THE MOTHER CITY’S STAR CHEF ON AFRICAN COOKING
WORDS BY ALICE MELIN
South Africa’s gastronomic genius Peter Tempelhoff, is an executive chef for The Collection by Liz McGrath, was recently awarded the Grand Chef title, and was the talk of We Are Africa’s inaugural show with his exquisite dishes for the Welcome Lunch and Relais & Châteaux bar. Brought up by a South African father and Canadian mother, Peter Tempelhoff spent most of his life travelling and working in different countries and is now renowned for his contemporary and global culinary dishes with a South African influence.
Where do you get your inspiration?
My inspiration is multi-faceted, though there are the two main sources: the people I surround myself with and the local bounty of the region -The Fairest Cape.
You have held cooking positions in prestigious restaurants around the globe. How do you think travelling has affected your palate?/strong>
I truly believe that all young aspiring chefs need to travel, as food really is an international language. Learning how other cultures balance flavours, create textures and enhance tastes opens your mind and breaks down the barriers of culinary conservatism. My palate has always been pretty constant, it was my repertoire of cooking skills that really benefitted from my travels.
Despite a successful career in London you chose to return to South Africa in 2005, why return to Africa?
I love the potential of African food; the first meal was eaten in Africa, so there is an amazing amount of history and lore that could be unearthed about African food. Despite the late start of South Africa onto the culinary scene, the country has made amazing strides to catch up to the rest of the world. I love being around this kind of energy.
What is specifically enjoyable for you about cooking in your homeland?
My connection with Africa runs deep; every waking day I appreciate how good we have things on the southern tip of Africa. Living so far from the rest of the world, where importing food is poor economics, is actually a blessing in disguise. Why would I want to cook with peaches in winter or oranges in summer, why would I want a piece of fruit or meat flown 10 thousand kilometres for me to put it on a plate and feed it to a guest? I love being inextricably linked to the seasons and at one with the African earth, I love being so dependent on the rainfall for my porcini mushrooms and the sunshine for my hanneport. I love being at the mercy of all 4 seasons, because it is at the knees of Mother Nature that one learns versatility and creativity- it is here that a chef becomes humble and finds himself.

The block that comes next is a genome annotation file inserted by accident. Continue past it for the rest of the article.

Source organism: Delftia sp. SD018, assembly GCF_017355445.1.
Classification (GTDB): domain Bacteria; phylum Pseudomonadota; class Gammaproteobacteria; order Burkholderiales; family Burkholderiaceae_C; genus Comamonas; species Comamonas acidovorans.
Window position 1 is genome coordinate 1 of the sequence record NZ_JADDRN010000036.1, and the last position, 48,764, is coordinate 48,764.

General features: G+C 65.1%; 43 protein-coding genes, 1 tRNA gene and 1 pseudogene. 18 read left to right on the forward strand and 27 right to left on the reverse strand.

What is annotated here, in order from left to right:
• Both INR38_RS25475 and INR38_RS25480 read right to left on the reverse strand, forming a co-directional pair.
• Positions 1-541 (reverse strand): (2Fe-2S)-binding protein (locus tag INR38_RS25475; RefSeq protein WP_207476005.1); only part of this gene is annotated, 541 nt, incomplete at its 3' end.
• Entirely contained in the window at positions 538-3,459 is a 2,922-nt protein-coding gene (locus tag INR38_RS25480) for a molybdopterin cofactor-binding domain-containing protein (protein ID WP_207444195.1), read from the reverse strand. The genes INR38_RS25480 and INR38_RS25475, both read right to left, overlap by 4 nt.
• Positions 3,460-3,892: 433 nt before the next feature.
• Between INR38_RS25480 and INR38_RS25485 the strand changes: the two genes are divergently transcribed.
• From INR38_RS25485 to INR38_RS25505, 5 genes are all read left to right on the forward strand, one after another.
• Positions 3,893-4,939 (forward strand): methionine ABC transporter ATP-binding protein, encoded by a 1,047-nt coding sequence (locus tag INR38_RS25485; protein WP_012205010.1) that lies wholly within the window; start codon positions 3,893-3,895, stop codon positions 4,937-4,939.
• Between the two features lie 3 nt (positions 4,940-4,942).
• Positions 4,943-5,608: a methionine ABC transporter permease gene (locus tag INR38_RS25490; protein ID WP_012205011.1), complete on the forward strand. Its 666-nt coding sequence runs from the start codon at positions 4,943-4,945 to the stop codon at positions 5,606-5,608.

Innovation and pushing boundaries are key components of your cooking, how do you think these are represented on the South African contemporary cooking scene?
There are a lot of local chefs using modernist techniques in their cooking now, the secret is using it in moderation and only when necessary to enhance a flavour or a texture. The local scene has also seen an increased amount of chefs pushing the boundaries with daring combinations and ultra-creative plating techniques.
What are the latest trends in fine dining and what is your take on them?
In South Africa there is a rise in carb-less cooking as well as a shift towards ancient preserving techniques like fermentation. I think both have their merit and can enhance the dining experience.
What is the next big challenge for you and your cuisine?
You have spoken about reimagining South African food, do you think that need to explore and understand is specific to Africa?
Terroir cooking and conserving the culture of the region in which one is cooking is immeasurably important and definitely not country specific. Food is what nations are built on and as such preserving its culture is a means of preserving the country’s own culture.
If you had to compose a dish to represent contemporary Africa, what would it taste like?
That would be hard, as Africa is so diverse and has such cultural divisions… but if it had to represent the entire continent then I’d say the dish would taste like “Wood fired springbok, African Porcini mushrooms, fermented marogo with the sweetness of the big num-num”.